Besides meals, Halloween costumes are the only things I plan ahead. I usually start the brainstorming process in July, eager to jump on any potential trends so I can claim the idea before anyone else, before it becomes a bonafide phenomenon. To be the first is rare; I’ve only successfully done so three times in my life. (Let it be known that in 2015, my crew and I went as a pod of dad-bods. This year, they’ll be everywhere.) The satisfaction gleaned is enough to keep me going. It’s something to brag about here and there. The problem is that, as with anything you sell your soul to the devil for (don’t forget that Halloween is a Pagan holiday!), there’s usually a major price to pay…
In an effort to be scrappy, I like to concept my costumes around at least one item of clothing I already own, or want to own. The year of the dad bod, for example, I fell in love with a short sleeve Chubbies shirt in a yellow Hawaiian print. I needed it but had literally zero reason to spend 45 bucks on Tom Selleck’s aesthetic.
“Looks like something a dad would wear, Amelia.” My friend said this as some sort of deterrent. Instead, a costume was born.
Of course — and here’s the devil at work — I’ve never been able to wear it since without the dad-ly connotation. I forever ruined what could have a been a perfectly good party shirt, all because I worked it into a costume.
I have stained my perception of so many clothes this way. A satin Dior vintage-store score will now forever be “the skirt I wore as Samantha from Sex & the City.”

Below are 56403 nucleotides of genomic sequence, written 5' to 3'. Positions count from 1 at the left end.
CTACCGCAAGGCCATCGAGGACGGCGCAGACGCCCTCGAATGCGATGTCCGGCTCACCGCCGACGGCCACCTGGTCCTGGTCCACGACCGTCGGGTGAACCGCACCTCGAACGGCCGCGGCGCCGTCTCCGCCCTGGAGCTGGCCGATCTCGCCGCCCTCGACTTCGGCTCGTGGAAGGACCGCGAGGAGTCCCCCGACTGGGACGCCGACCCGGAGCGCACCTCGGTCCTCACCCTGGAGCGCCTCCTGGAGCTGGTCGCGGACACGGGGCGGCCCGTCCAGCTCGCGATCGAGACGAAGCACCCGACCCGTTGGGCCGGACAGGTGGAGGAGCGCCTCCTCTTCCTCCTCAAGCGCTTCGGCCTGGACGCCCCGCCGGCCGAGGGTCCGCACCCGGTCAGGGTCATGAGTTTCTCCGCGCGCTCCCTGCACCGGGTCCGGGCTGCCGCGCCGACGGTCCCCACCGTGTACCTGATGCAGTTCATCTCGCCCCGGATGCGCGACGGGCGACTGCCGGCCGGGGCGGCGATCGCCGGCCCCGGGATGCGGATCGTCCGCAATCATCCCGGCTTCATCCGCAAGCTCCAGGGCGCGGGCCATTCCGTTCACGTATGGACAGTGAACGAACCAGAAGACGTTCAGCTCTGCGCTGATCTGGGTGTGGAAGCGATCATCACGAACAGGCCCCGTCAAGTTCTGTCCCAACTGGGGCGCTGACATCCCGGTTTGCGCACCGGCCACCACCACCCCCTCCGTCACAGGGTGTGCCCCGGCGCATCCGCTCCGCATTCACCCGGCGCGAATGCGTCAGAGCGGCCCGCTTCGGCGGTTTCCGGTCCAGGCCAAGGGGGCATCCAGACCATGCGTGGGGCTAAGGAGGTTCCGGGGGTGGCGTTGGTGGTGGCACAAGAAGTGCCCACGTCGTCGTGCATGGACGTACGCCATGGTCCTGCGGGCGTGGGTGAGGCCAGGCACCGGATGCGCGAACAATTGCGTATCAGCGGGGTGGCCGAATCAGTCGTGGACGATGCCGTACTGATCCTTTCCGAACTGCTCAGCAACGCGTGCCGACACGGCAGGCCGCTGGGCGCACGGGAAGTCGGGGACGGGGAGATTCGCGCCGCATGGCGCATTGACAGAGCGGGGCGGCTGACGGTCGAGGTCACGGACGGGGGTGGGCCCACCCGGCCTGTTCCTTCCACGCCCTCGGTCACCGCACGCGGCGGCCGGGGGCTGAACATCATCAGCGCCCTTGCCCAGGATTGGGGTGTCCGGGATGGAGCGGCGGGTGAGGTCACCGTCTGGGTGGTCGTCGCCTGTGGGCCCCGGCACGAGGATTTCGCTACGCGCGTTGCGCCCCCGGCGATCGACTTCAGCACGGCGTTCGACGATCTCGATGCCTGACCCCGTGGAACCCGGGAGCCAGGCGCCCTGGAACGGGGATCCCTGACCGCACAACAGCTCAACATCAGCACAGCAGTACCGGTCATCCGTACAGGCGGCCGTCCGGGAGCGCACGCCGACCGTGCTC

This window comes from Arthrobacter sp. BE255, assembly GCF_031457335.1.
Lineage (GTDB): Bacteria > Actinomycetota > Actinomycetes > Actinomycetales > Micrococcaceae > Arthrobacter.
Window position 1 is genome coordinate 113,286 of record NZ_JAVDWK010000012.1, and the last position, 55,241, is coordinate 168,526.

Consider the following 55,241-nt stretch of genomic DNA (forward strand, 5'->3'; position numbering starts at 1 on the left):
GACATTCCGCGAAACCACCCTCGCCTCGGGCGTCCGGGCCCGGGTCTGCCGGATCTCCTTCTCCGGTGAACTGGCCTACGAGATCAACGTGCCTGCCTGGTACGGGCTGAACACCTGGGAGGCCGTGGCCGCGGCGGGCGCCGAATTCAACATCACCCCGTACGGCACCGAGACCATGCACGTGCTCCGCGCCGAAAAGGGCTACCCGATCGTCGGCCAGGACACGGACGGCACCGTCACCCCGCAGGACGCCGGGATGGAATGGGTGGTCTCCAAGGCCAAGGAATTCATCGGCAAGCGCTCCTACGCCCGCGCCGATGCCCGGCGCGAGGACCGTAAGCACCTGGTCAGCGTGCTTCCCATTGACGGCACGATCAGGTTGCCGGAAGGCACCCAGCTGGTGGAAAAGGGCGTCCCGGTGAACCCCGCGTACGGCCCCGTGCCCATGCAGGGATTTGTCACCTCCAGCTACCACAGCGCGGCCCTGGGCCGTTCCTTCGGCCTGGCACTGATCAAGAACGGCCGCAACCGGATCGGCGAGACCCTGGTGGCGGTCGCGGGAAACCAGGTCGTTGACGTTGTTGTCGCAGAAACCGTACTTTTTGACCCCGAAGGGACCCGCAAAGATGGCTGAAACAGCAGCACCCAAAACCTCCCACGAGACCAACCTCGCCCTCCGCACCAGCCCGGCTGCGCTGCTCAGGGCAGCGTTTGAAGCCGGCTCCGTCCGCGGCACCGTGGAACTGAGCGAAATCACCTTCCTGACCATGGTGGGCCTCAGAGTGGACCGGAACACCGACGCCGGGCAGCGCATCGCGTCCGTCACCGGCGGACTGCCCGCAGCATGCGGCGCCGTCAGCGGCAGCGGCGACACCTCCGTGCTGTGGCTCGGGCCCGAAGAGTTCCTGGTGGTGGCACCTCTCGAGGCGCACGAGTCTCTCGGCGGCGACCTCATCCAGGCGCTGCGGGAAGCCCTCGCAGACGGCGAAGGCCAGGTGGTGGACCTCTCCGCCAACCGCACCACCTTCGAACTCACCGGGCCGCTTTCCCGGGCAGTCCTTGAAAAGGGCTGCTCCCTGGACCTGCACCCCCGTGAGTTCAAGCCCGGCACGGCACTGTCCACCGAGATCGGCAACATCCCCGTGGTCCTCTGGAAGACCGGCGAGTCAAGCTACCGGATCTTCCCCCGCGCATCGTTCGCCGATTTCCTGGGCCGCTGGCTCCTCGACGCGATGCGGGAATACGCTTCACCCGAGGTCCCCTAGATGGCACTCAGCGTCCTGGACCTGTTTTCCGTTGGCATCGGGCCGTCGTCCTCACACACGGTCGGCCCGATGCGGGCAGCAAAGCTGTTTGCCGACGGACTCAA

A black-and-white bouclé blazer, Oscar de la Renta, stolen from a friend who knows where I live, has never looked the same after I used it as a prop for my Blair Waldorf moment at a Gossip Girl party.
I recently loaned Haley Nahman a Tibi dress and a Three Graces London nightgown for a major costume opportunity. Now I can never wear either again.
They’re nice things. It’s a shame.
In 2014, before “Bae-watch” was packed for mass consumption at Spirit Halloween and iron-pressed onto the lycra chests of every bachelorette attendee, my friends and I were lifeguards. (Back in my day, we used stickers to DIY the puns ourselves.) Though I later bought a new one-piece in the same cherry color, sans words, I’ve since had a hard time shaking the water safety association.
That same year, a double-costume kind of Halloween weekend, I used the leftover sticky letters and went as a member of the Dead Poets Society…
Later, unwillingly, I became a member of the Dead Pet Society.
I didn’t wear a navy blazer until the following September, if you can believe it.
After a great night out as a proud Troop Beverly Hills scout, I can no longer wear khaki without feeling like I need to change.
That said, this is a risk you must be willing to take if you truly, honestly care about Halloween. Some people don’t. Some people prioritize the integrity of their clothes over a silly night of fantasy.
But maybe there’s a subconscious reason I do this to myself, to my closet. You know how some people cheat instead of having the breakup conversation as a way to make the other person do the breaking? Maybe I ruin Hawaiian shirts and khaki shorts for costumes so that I have an excuse to try something new. Maybe I do it because I care about my wardrobe on a deeper level than even I realize. Maybe it’s like that grammatically incorrect saying: “If you love someone, set them free.”
The fashion writer in me wants to believe that. It would make for a pretty ending.
But the child in me knows that in reality, it’s all in the name of winning the costume contest and a heaping pile of candy.
Feature image by Chris Haston/NBC/NBCU Photo Bank via Getty Images.